The Evolving Expression of Live Theater – by Joe Keefe
October 29, 2018 § Leave a comment
Stunning, delicate, explosive, intimate, touching, immersive, passionate, funny, lovely – these are the characteristics of live theater and when done well, there is simply no substitute for the immediacy and power of a good old show. As a theater artist somewhere in my sixth decade, I continue to be amazed at theater’s ability to evolve through its primary asset: the actor.
A Chorus Line, now running at our Metropolis, is a modern staple of musical theater with a history too profound to easily describe. Yet this legendary show, this face on theater’s Mount Rushmore, continues to evolve and refresh with each new iteration as the show both invites and demands the very best from each generation of actors.
Sheila – the lovely yet world-weary vamp – and Val – the steamy self-made woman – are rivals at the audition, each vying for attention both for their talents and their attributes. These are talented professionals, wary of each other, a simmering duel forming one of the many subplots of a very tense day. In many versions of A Chorus Line, this rivalry becomes openly antagonistic, as each dancer tries to upstage the other.
And then theater evolves.
In a closing dress rehearsal, I was honored to experience an entirely new moment of this show. At the end of the audition as Sheila (Kara Schoenhofer) has been dismissed and is walking to collect her bag, she passes Val (Mollyanne Moon). In the past, the look passing between the dancers would have been daggers or icicles. These two brilliant actors evolved the moment, eyes welling with tears as the rivals ache for each other, the rivalry ending for now, the loss each will feel without the other’s presence.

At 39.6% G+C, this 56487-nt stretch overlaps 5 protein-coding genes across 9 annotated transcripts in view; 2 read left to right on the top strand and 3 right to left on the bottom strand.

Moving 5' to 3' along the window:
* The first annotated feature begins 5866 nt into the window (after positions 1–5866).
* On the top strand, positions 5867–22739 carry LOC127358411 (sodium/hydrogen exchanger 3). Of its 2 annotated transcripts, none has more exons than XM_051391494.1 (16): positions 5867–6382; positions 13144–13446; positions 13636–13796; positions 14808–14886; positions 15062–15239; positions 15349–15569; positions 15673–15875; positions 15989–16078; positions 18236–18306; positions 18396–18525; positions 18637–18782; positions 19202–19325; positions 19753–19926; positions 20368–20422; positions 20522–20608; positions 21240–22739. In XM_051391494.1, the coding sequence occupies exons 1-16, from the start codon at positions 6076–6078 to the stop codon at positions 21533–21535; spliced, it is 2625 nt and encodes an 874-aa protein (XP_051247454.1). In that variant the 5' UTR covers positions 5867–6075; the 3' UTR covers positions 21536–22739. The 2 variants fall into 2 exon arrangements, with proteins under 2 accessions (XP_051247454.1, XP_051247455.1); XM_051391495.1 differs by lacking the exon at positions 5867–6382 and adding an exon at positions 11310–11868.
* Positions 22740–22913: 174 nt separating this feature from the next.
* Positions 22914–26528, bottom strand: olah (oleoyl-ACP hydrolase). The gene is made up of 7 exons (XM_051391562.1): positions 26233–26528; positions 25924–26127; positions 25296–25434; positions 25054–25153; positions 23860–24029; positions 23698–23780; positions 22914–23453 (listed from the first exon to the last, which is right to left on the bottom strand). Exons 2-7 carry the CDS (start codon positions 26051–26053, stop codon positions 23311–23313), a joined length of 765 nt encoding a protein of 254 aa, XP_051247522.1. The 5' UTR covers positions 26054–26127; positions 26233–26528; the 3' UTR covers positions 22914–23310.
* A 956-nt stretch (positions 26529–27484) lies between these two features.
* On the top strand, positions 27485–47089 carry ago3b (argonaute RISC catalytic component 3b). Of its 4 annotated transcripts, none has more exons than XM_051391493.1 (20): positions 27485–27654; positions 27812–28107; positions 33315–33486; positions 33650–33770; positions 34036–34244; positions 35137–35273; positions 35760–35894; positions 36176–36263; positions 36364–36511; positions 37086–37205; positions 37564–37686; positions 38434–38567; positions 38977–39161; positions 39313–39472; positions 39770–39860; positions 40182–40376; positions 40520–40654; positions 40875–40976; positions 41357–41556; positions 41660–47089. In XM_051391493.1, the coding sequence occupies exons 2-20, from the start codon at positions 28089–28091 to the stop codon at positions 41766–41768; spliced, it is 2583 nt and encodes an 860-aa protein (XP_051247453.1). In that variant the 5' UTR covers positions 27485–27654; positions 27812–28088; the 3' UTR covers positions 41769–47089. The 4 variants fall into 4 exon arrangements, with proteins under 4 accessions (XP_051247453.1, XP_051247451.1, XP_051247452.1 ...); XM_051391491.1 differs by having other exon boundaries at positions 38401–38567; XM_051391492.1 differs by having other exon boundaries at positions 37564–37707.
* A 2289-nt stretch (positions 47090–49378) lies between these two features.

It is a moment of wonder, of newness, of aching loveliness – a moment of pure theater, an evolution that advances the work and the art form. This is just one example of transformative power in this show and there are many more: Diana’s (Jessica Miret) battle for righteousness, Cassies’ (Casiena Raether) quest for acceptance, and Paul’s (Luke Halpern) search for himself and many more – the show overflows with funny, dramatic, touching and exquisite expressions.
Robin Hughes, a Director of colossal talent, provides both guidance and freedom for actors to finds these moments, to discover fresh forms of connections in the context of an established, venerable production. Excellent direction leads to an awakening of possibilities which the actors not only pursue but also thrive within. Theater continues to transform, to advance, to dazzle us with its immediacy.
It is my honor to be a part of this ongoing evolution.
Please contact me with your thoughts and ideas:
Artistic & Executive Director, Metropolis Performing Arts Centre